New state initiatives, including additional funding and partnerships, will offer more support to victims of domestic violence during the COVID-19 pandemic in California.
The program was announced by Gov. Gavin Newsom and his wife, Jennifer Siebel Newsom, on Friday and includes an allocation of $5.3 million in state funding and an additional $3 million in private sector funding. The program is coupled with an executive order Newsom issued May 19, which eases financial burdens on domestic violence centers.
“We must continue to look at the impacts of COVID-19 through a gendered lens, including the tragic increase in domestic violence incidents since the crisis began,” Siebel Newsom said in a press release. “We must continue to do more to end violence against women, and domestic violence more broadly.”
According to the press release, crisis hotlines, women’s shelters and public safety officers across the state are reporting higher rates of domestic violence since stay-at-home orders were issued, and California is in the top percentile of coronavirus-related calls to the National Domestic Violence Hotline in the United States.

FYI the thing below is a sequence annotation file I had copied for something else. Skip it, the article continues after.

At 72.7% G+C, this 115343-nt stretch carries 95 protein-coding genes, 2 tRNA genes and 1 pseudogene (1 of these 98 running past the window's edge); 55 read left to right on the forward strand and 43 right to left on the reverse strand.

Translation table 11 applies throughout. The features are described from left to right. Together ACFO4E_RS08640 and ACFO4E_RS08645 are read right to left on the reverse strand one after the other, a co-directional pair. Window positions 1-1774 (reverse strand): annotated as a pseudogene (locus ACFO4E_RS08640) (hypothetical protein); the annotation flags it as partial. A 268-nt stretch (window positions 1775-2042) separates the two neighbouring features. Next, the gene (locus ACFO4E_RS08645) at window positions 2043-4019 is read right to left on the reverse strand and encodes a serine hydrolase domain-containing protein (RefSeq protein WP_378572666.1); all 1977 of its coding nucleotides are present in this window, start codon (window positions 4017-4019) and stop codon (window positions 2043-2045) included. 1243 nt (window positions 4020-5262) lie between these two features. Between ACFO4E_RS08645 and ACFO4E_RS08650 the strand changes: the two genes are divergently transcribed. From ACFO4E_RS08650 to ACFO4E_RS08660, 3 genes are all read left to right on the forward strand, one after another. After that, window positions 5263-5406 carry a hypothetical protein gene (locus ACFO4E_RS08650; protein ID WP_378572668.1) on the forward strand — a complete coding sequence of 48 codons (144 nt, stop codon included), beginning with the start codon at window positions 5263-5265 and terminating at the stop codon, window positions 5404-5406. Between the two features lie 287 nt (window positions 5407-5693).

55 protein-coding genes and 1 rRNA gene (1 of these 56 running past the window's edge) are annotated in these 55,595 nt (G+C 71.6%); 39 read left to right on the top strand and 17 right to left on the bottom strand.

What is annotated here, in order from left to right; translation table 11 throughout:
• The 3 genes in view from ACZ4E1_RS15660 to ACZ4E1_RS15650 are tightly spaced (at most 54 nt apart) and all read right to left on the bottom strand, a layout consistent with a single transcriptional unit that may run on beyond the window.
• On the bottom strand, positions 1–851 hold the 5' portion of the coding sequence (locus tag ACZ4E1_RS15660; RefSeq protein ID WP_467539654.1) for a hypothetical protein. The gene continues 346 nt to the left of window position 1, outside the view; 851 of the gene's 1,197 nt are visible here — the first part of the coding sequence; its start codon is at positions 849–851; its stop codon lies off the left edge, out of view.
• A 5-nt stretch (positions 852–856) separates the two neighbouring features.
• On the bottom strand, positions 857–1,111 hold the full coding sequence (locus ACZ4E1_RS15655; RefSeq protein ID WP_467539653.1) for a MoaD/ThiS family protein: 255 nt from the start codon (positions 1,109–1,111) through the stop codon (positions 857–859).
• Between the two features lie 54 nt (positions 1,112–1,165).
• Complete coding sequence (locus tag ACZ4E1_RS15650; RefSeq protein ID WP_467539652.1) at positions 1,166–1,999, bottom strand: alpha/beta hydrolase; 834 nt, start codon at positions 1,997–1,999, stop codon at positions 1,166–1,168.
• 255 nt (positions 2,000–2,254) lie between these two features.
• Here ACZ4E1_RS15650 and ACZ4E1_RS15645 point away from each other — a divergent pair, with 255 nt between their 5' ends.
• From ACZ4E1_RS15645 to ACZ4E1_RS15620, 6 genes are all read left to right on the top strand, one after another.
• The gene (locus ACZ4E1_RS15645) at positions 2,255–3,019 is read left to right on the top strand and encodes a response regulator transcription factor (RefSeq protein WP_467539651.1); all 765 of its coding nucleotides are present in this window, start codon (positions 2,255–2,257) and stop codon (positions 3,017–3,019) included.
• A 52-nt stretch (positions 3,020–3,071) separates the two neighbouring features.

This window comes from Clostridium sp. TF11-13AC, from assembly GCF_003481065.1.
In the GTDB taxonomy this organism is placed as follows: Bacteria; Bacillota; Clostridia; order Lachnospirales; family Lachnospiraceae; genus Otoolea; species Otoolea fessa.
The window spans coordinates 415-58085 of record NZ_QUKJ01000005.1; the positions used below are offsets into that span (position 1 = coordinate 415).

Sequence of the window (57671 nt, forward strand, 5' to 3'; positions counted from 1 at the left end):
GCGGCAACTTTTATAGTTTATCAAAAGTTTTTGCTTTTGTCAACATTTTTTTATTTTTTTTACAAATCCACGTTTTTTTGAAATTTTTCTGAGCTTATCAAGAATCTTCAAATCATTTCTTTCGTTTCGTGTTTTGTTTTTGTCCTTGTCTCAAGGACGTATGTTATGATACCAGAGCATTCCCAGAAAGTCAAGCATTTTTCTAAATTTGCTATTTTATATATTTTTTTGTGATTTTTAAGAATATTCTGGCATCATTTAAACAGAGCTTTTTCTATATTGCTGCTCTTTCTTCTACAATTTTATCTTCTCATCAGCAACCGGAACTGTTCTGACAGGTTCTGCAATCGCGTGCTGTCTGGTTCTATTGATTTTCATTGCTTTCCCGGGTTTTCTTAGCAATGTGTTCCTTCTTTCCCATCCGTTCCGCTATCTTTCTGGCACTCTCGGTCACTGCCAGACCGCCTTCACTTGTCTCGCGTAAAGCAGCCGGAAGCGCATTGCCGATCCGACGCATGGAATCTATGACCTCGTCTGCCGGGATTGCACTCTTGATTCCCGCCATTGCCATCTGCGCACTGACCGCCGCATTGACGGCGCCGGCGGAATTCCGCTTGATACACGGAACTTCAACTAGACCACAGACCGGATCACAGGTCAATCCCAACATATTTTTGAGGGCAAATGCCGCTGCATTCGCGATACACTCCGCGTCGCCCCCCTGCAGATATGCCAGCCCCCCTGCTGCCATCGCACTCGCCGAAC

As a part of the initiative to offer more support to those in situations of domestic violence, the California Governor’s Office of Emergency Services is enabling a “text-to-911” capability, allowing about 75% of the state to be able to actively send texts to 911. The ability of 911 dispatchers to text back is also being developed at all California public safety answering points.
“Text 911 is a critical tool that will help keep all Californians safe, including victims of domestic violence,” Newsom said in the press release. “These initiatives and additional funding will provide much-needed support to those whose homes are not the safe place they should be.”
California has also developed partnerships with nonprofit organizations and corporations, including Airbnb and Uber, to provide free accommodation and transportation to victims of domestic violence.
Anyone experiencing domestic violence is encouraged to call the state’s 24-hour hotline at 800-799-7233 or the national hotline at 800-799-SAFE.
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